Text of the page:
The square is edged along one side by the Marrakesh souk, a traditional North African market catering both for the common daily needs of the locals, and for the tourist trade though the tourist appear to be engulfing the locals. On other sides are hotels and gardens and cafe terraces, and narrow streets lead into the alleys of the medina quarter. During the day it is predominantly occupied by orange juice stalls, water sellers with traditional leather water-bags and brass cups. Unfortunately there are still kids with chained Barbary apes and snake charmers despite these species being protected under Moroccan law. As the day progresses, the entertainment on offer changes: the snake charmers depart, and late in the day the square becomes more crowded, with Chleuh dancers (boys as it would be against custom for girls to provide such entertainment), story-tellers (telling their tales in Berber or Arabic, to an audience of locals), magicians, and peddlers of traditional medicines. As darkness falls, the square fills with dozens of food-stalls as the number of people on the square peaks.
29th to the 1st of May 2011
Having had a gut-full of the of Marakesh we jumped in the back of another desert camel and left the city and its tourist laden allies in our dust...literally. Our next destination was the old Moroccan capital of Fez, 7 hours drive north. Fes largely consists of two old medina quarters, Fes el Bali and Fes Jdid, and modern urban area of Ville Nouvelle constructed during the French colonial era.
Arriving late in the evening, we were once again dropped at the medina gates and walked the last few hundred metres to xxx Rhiad.
Fez was all together a different experience to Marakesh, it felt... genuine.. the lanes, shops and souks appeared to be there for the convenience of residents not the tourist.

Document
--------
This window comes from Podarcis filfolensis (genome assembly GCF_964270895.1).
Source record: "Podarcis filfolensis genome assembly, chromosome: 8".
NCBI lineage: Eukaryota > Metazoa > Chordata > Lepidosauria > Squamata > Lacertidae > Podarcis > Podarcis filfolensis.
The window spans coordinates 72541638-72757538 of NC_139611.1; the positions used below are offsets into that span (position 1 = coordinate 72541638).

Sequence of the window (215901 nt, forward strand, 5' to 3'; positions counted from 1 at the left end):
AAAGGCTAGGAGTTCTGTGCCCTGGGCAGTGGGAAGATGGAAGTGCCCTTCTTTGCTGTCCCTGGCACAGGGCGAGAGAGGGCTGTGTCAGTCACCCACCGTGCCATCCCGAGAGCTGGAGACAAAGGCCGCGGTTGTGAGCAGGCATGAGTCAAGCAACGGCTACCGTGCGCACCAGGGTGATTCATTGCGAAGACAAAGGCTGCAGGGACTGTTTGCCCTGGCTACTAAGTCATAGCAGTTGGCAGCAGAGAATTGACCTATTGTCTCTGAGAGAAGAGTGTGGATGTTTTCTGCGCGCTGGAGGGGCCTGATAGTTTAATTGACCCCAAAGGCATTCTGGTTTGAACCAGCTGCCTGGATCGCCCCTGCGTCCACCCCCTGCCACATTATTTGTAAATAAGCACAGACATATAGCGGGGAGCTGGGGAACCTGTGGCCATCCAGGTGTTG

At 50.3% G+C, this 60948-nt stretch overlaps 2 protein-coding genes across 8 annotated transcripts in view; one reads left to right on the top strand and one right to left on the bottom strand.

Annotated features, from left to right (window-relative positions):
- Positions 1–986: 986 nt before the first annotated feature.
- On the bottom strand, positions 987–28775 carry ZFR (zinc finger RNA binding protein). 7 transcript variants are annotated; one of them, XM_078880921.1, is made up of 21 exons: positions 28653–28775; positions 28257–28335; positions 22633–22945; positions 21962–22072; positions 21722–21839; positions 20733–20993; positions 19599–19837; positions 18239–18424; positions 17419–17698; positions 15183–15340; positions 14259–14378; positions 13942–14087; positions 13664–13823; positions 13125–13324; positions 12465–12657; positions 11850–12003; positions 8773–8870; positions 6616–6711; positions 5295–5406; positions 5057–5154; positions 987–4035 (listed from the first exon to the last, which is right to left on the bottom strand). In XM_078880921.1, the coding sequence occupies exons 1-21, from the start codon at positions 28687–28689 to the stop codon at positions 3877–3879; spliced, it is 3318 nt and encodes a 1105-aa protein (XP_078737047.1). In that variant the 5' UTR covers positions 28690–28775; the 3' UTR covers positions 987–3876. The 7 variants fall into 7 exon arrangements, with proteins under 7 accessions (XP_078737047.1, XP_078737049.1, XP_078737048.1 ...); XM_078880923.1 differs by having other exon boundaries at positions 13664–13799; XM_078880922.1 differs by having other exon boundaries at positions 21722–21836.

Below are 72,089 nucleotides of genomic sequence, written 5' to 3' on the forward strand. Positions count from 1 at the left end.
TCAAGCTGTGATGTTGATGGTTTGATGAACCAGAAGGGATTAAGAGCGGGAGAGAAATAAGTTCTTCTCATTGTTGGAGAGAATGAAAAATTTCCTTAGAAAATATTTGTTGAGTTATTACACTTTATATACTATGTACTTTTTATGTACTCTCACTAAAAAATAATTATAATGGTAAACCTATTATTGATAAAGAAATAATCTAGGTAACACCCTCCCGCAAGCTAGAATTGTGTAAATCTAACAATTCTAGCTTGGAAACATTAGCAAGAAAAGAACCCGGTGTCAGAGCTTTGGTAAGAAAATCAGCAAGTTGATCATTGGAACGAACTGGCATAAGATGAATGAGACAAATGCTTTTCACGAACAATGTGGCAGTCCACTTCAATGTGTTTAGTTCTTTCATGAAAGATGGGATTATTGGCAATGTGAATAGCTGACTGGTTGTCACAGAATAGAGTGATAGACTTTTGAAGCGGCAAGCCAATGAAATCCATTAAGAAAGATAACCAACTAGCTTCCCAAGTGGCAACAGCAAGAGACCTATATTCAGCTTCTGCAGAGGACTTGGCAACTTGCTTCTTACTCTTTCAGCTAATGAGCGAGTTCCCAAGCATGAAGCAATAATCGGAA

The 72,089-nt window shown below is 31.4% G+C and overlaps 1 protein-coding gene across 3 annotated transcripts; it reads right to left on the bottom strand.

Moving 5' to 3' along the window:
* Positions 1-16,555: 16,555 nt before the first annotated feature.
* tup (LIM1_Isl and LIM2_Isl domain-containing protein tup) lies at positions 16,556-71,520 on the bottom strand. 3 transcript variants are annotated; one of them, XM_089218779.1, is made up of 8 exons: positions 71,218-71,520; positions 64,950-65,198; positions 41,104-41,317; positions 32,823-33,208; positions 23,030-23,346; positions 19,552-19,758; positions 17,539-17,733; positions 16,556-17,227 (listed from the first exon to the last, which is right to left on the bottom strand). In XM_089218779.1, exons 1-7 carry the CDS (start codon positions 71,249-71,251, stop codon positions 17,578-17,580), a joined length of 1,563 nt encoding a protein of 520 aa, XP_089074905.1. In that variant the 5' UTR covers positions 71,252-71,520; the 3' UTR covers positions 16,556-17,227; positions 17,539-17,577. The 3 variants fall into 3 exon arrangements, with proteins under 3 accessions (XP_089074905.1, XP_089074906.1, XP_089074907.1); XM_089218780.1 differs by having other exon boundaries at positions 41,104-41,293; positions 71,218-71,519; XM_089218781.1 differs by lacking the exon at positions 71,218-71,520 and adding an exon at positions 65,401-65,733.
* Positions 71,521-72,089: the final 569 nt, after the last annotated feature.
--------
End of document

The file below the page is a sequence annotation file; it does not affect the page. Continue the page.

The Fez Medina is listed as a World Heritage Site and is one of the world’s largest urban pedestrian areas in which 90,000 people still live. Throngs of locals compete with the donkeys carting goods down warrens of seemly blind alleyways leading to squares with exquisite fountains or streets bursting with aromatic food stands and tireless artisans working in stooped doorways. While some visitors may recoil at the pandemonium we fell in love instantly.
This not to say there weren’t tourists or seriously important sites, Fez is home to the University of Al Quaraouiyine which, founded in 859, is the oldest continuously functioning university in the world. It also has Chouara Tannery from the 11th century, one of the oldest tanneries in the world.
To us Fez has learnt how to live with tourism rather than from tourism.
In its heyday, Fez attracted scholars and philosophers, mathematicians and lawyers, astronomers and theologians. Craftsmen built them houses and palaces, kings endowed mosques and medersas (religious schools), and merchants offered exotic wares from the silk roads and sub-Saharan trade routes. Although Fez lost its influence at the beginning of the 19th century, it remains a supremely self-confident city that beguiles visitors with its cultural and spiritual lineage.